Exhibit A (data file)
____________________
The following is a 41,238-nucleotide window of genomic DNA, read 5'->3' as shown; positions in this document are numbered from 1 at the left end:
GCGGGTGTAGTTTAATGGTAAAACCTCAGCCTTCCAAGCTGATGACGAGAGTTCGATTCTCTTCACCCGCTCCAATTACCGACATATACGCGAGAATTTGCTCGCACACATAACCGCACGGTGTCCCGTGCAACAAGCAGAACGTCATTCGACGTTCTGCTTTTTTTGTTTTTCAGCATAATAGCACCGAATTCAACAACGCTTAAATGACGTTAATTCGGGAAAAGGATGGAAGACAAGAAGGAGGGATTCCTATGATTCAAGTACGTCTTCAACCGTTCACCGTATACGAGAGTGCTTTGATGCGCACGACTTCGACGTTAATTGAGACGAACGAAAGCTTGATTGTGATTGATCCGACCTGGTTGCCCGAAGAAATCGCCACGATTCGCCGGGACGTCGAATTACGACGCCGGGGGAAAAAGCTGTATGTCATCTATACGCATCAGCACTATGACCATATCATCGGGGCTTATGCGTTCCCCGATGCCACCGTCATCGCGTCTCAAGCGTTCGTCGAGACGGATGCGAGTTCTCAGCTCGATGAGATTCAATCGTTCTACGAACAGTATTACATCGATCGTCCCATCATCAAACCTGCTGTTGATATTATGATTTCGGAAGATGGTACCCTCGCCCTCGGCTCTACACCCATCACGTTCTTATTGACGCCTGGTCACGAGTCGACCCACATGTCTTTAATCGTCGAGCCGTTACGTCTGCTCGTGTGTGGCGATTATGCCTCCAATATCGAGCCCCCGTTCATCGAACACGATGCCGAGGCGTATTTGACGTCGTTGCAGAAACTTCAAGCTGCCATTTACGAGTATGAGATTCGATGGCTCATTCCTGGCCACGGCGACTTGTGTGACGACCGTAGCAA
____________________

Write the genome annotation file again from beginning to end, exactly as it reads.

The following is a 41,238-nucleotide window of genomic DNA, read 5'->3' as shown; positions in this document are numbered from 1 at the left end:
GCGGGTGTAGTTTAATGGTAAAACCTCAGCCTTCCAAGCTGATGACGAGAGTTCGATTCTCTTCACCCGCTCCAATTACCGACATATACGCGAGAATTTGCTCGCACACATAACCGCACGGTGTCCCGTGCAACAAGCAGAACGTCATTCGACGTTCTGCTTTTTTTGTTTTTCAGCATAATAGCACCGAATTCAACAACGCTTAAATGACGTTAATTCGGGAAAAGGATGGAAGACAAGAAGGAGGGATTCCTATGATTCAAGTACGTCTTCAACCGTTCACCGTATACGAGAGTGCTTTGATGCGCACGACTTCGACGTTAATTGAGACGAACGAAAGCTTGATTGTGATTGATCCGACCTGGTTGCCCGAAGAAATCGCCACGATTCGCCGGGACGTCGAATTACGACGCCGGGGGAAAAAGCTGTATGTCATCTATACGCATCAGCACTATGACCATATCATCGGGGCTTATGCGTTCCCCGATGCCACCGTCATCGCGTCTCAAGCGTTCGTCGAGACGGATGCGAGTTCTCAGCTCGATGAGATTCAATCGTTCTACGAACAGTATTACATCGATCGTCCCATCATCAAACCTGCTGTTGATATTATGATTTCGGAAGATGGTACCCTCGCCCTCGGCTCTACACCCATCACGTTCTTATTGACGCCTGGTCACGAGTCGACCCACATGTCTTTAATCGTCGAGCCGTTACGTCTGCTCGTGTGTGGCGATTATGCCTCCAATATCGAGCCCCCGTTCATCGAACACGATGCCGAGGCGTATTTGACGTCGTTGCAGAAACTTCAAGCTGCCATTTACGAGTATGAGATTCGATGGCTCATTCCTGGCCACGGCGACTTGTGTGACGACCGTAGCAA